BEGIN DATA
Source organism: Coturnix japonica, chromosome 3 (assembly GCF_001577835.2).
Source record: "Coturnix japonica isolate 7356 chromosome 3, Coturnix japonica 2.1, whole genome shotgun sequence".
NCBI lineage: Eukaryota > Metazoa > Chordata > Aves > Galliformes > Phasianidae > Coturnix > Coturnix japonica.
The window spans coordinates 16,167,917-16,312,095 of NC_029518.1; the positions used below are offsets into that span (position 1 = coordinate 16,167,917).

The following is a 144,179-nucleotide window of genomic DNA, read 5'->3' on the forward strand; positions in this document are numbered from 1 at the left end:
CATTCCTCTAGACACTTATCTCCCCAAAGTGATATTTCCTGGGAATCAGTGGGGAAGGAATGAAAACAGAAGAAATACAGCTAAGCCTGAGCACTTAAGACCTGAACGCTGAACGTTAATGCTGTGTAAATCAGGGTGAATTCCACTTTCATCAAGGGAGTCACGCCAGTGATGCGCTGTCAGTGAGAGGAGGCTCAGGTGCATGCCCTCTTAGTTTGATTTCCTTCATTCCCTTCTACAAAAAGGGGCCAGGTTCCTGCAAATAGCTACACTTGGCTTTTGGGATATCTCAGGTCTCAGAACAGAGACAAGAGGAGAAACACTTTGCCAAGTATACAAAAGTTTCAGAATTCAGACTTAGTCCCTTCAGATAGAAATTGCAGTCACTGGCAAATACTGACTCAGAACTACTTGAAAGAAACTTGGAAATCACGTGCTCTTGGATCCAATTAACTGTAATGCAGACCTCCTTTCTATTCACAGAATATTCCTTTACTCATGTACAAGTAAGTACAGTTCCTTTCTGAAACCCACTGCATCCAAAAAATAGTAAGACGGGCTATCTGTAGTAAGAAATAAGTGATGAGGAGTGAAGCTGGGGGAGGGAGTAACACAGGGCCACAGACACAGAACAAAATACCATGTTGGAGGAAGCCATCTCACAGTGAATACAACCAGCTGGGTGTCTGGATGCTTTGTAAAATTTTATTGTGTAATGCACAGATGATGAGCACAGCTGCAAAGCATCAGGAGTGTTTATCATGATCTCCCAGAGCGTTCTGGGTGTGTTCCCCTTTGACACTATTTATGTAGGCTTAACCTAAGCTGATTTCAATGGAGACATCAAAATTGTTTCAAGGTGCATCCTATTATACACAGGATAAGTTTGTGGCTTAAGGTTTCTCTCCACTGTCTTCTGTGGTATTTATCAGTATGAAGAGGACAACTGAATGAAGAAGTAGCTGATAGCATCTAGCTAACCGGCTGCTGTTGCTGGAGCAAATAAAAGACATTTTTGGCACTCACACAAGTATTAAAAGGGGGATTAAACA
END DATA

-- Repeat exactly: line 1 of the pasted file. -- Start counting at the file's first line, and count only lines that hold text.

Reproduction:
Source organism: Coturnix japonica, chromosome 3 (assembly GCF_001577835.2).